Lost (2004–2010)
6 user 3 critic

Deus Ex Machina 

Locke thinks he knows how to get the hatch open, and he and Boone venture inland. Jack is reluctant to help Sawyer get glasses.


Robert Mandel


Jeffrey Lieber (created by), J.J. Abrams (created by) | 3 more credits »

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Episode cast overview, first billed only:
Naveen Andrews ... Sayid Jarrah
Emilie de Ravin ... Claire Littleton (credit only)
Matthew Fox ... Dr. Jack Shephard
Jorge Garcia ... Hugo 'Hurley' Reyes
Maggie Grace ... Shannon Rutherford (credit only)
Josh Holloway ... James 'Sawyer' Ford
Malcolm David Kelley ... Walt Lloyd (credit only)
Daniel Dae Kim ... Jin-Soo Kwon
Yunjin Kim ... Sun-Hwa Kwon
Evangeline Lilly ... Kate Austen
Dominic Monaghan ... Charlie Pace (credit only)
Terry O'Quinn ... John Locke
Harold Perrineau ... Michael Dawson
Ian Somerhalder ... Boone Carlyle
Swoosie Kurtz ... Emily Locke


Locke and Boone build a trebuchet in an attempt to open the hatch, but Locke is injured when the trebuchet fails. Literally following a hallucination, Locke and Boone discover a small plane crashed high in a tree. Sawyer, suffering from severe headaches, is forced to turn to Jack for help. Written by Lynne Boris Johnston

Plot Summary | Add Synopsis

Plot Keywords:

hatch | tree | headache | plane | dialysis | See All (21) »


TV-14 | See all certifications »





English | Korean

Release Date:

30 March 2005 (USA) See more »

Filming Locations:

O'ahu, Hawaii, USA

Company Credits

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Technical Specs


Sound Mix:




Aspect Ratio:

1.78 : 1
See full technical specs »

Did You Know?


Swoosie Kurtz and Kevin Tighe, who play Locke's parents, are only 8 years older than Terry O'Quinn. See more »


Boone falls forward with the plane from a cliff. While standing in the front. Locke finds him back in the middle of the craft. See more »


Hurley: [to Sawyer, making fun of his glasses] Dude! Looks like someone steam-rolled Harry Potter!
See more »


End Title
Written by Michael Giacchino
Performed by The Hollywood Studio Symphony
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User Reviews

A Season 1 standout
9 January 2018 | by TheLittleSongbirdSee all my reviews

When 'Lost' was in its prime, it was must-watch television. Remember first watching it, found it remarkably easy to get into, was hooked from the start and was on Season 3 by the end of one week. The general consensus is that the final season is a disappointment and cannot disagree.

Have always considered "Deus Ex Machina" as one of my favourite episodes of the first season, which still stands, and is demonstrative of why Locke is one of my favourite, and one of the most interesting, 'Lost' characters. Even when 'Lost' declined, Locke and Terry O'Quinn's acting certainly did not and were among the main reasons why the show was stuck with. It may not be quite on the same level as "Walkabout" as far as Locke episodes go, but this is something that is an incredibly tough act to follow. There is an awful lot to like about "Deus Ex Machina" and it is not just Locke, though he does play a big part in why.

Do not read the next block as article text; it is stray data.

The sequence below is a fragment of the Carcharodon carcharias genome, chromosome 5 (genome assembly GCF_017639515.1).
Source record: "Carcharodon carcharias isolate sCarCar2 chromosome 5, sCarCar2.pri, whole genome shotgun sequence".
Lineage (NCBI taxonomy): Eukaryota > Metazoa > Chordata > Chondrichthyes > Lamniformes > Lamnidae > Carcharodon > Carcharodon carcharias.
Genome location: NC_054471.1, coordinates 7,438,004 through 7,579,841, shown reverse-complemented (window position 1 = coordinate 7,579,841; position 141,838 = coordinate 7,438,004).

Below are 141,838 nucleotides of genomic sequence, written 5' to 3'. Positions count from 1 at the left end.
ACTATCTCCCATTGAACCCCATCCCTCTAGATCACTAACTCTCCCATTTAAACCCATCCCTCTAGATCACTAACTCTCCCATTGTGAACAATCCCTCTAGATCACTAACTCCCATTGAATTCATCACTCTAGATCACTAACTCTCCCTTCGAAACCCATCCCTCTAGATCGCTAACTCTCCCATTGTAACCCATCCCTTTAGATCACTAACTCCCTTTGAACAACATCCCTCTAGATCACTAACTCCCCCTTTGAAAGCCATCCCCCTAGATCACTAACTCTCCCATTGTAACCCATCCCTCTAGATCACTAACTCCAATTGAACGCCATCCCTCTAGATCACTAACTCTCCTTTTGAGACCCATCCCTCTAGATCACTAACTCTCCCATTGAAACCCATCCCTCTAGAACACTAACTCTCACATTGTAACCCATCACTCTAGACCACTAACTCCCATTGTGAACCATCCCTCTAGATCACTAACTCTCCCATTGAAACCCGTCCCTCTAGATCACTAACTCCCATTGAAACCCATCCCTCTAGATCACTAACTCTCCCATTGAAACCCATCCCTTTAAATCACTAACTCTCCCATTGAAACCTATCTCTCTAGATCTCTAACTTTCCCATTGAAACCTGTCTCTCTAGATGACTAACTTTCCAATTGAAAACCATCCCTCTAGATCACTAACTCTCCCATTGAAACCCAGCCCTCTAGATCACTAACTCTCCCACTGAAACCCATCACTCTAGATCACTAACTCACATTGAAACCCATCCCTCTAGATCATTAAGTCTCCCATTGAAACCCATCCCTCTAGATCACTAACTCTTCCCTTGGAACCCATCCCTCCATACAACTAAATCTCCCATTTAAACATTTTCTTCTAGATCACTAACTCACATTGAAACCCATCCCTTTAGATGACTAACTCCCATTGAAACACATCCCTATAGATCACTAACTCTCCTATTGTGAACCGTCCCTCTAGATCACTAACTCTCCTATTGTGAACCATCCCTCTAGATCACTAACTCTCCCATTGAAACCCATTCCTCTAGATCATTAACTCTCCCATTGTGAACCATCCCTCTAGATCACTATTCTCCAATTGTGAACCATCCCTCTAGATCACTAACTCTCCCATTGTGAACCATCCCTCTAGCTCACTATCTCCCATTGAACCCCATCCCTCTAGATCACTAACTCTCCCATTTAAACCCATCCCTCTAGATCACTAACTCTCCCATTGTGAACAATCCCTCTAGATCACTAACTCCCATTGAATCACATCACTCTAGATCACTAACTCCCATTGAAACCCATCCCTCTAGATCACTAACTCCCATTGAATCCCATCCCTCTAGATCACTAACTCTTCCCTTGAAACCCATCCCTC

The acting of Terry O'Quinn can't be faulted. Neither can Ian Somerhalder, with Boone given some of his most interesting material yet, more so than "Hearts and Minds". They work so well together and their chemistry/rapport is one of the most well done of the first season. Kevin Tighe is terrifying, Anthony being everything that Ethan should have been in his final appearance in "Homecoming" four episodes before.

Sawyer's/Jack's subplot is written well and doesn't distract from the main plot. Josh Holloway does a great job here. Speaking of the main plot, the whole business with the hatch finally feels like it is properly going somewhere and the island events and mysteries being advanced. The drug plane dream sequence is indeed memorable.

Locke's flashbacks may not be the most original on 'Lost', can understand somewhat the criticism of it being derivative. It is however very interesting, well written and acted, actually adding to Locke's character rather than reiterating what we already know (like Charlie in "Homecoming") and does not distract from the main story.

Visually, "Deus Ex Machina" is slickly shot and makes the most of the beautiful but mysterious island. The direction is skilful in one of the season's better directed episodes, succeeding in getting the best out of the story's themes. Writing is smart and taut. The music is understated yet chilling.

Overall, outstanding and a season standout. 10/10 Bethany Cox

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